The thing about you is that You're a runner Your legs are long and spindly And your body built for moving fast You have no patience, no time For slowing down and staying a while Which is why when you turned on your pillow Looked me in the eyes and said "I really really really like you" I knew you had fallen fast But that you may never fall deep The thing about us is that We were only ever in passing Our story was a treat You wanted to keep tasting Because it was so sweet But it would never keep us full The thing about me is that I don't know if I'll ever be full I have a deepness inside That may be infinite I'm not sure because I have yet to find the bottom So the thing is This was never meant to be But it still means something to me.
I love staring up at the stars; it is humbling. Somehow staring at the rest of the universe is the only way to bring myself back to earth. As I gaze up, whether it is grass, sand or pavement at my back, I am reminded of my smallness. I remember that the earth is just a small step in a much larger choreography. Smallness is good for humans, with billboards, television, and social media it is far too easy for us to be fooled into thinking we are much bigger than we are. The context that I get from looking up both disorients me and soothes me.
When I stare up at the sky what I don’t see is constellations. To me, the glowing dots resemble a bag of dropped marbles; there is no conceivable order or pattern to their placement. Thinking about them connecting together to form images is beautiful, but also inconceivable. I have never seen the big dipper, and I don’t know if I ever will, and that saddens me.
I crave human connections. I am energized by the type of love that keeps people up at night, the interactions that make strangers feel at ease, or share an emotion with you. These connections are what string people together to create something beautiful and strong. I crave this, I want to be a part of this larger image, but I don’t know how to connect the dots.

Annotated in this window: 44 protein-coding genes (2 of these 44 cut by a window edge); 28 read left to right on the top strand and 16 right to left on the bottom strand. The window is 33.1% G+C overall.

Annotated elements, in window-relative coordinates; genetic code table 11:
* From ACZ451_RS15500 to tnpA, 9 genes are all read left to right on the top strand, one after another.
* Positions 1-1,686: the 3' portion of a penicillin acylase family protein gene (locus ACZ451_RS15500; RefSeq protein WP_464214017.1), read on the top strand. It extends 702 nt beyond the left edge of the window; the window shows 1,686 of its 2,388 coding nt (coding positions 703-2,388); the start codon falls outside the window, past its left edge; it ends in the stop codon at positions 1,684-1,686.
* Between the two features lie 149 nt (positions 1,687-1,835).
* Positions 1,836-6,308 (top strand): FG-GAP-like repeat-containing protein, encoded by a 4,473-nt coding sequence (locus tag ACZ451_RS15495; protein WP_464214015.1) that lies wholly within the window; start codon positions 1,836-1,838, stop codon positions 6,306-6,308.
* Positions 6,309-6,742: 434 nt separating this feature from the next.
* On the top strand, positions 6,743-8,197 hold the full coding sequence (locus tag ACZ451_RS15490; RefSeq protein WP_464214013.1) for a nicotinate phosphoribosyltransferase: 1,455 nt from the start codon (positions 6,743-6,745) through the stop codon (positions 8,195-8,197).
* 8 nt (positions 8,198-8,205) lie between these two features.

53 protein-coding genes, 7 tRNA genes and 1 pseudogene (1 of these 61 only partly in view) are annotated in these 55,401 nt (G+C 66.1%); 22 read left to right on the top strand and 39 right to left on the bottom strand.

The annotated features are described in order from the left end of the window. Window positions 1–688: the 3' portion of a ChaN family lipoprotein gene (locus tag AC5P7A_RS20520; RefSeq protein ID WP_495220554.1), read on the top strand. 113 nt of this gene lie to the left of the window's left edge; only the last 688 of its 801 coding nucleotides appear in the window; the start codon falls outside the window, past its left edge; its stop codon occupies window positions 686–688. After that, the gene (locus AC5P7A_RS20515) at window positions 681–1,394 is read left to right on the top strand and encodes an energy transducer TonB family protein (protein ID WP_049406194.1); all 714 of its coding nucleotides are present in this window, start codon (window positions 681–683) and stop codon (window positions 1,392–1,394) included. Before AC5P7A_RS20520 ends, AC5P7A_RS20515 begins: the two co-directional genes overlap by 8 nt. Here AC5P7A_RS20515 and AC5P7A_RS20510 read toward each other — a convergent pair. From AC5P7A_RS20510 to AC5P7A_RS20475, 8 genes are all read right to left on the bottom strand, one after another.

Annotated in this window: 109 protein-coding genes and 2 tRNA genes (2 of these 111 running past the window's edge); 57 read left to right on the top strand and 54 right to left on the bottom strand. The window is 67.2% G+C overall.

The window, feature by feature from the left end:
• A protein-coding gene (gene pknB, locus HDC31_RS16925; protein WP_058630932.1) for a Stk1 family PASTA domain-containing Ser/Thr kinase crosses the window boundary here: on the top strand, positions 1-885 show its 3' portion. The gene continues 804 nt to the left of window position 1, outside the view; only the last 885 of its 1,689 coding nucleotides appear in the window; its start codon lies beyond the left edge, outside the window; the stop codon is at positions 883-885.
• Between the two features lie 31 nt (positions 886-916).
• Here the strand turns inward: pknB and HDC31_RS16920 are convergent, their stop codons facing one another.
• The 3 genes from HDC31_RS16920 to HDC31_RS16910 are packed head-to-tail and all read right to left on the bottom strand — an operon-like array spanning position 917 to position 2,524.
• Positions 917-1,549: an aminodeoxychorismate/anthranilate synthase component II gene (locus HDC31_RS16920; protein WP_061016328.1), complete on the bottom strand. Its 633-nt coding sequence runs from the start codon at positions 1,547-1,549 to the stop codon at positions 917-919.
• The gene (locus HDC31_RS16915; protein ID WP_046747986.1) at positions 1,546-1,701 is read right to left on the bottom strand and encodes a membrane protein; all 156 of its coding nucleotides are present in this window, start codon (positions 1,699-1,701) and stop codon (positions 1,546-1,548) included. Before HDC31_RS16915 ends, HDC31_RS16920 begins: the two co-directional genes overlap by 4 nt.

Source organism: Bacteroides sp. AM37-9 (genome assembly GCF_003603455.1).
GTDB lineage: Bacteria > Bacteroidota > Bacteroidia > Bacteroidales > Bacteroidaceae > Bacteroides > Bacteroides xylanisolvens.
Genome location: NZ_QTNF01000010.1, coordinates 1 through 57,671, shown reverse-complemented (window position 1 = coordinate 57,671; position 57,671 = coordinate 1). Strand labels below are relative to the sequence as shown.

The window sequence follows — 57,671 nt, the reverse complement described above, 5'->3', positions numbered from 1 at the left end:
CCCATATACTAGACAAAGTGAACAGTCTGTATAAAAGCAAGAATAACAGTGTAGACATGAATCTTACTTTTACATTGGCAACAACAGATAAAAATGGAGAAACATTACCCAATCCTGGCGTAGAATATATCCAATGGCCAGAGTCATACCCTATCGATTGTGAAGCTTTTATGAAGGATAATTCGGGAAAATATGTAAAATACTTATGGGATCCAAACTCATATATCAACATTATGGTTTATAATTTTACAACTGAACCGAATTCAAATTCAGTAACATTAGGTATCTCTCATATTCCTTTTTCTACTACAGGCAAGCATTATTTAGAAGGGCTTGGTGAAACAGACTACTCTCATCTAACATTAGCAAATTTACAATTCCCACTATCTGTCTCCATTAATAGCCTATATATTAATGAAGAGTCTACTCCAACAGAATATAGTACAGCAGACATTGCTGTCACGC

I am an observer, and so I watch. I watch at the airport as families and lovers are reunited; I watch at the coffee shop around the corner as customers come in for coffee and leave a part of a community; I watch at the grocery store as a grandmother advises a man on which type of crackers to buy; I watch a mother at the store help her daughter pick out her first bra. It is these small moments that bind us together, that make us entangled, that show us love and make us feel beloved. These moments are the building blocks of all things good and beautiful in this world. These moments also remind me of what is missing. When I enter into a coffee shop I open my laptop to work; when I grocery shop I put in my headphones, when I shop I cringe at the thought of having someone look at my body when I try on clothes.
Maybe it’s me, maybe I am blind to these connections, or maybe light pollution has made them impossible to see. Regardless, I don’t think we give enough attention to the constellations. We need smallness, but we also need each other. Until I can connect the dots I will continue to look up.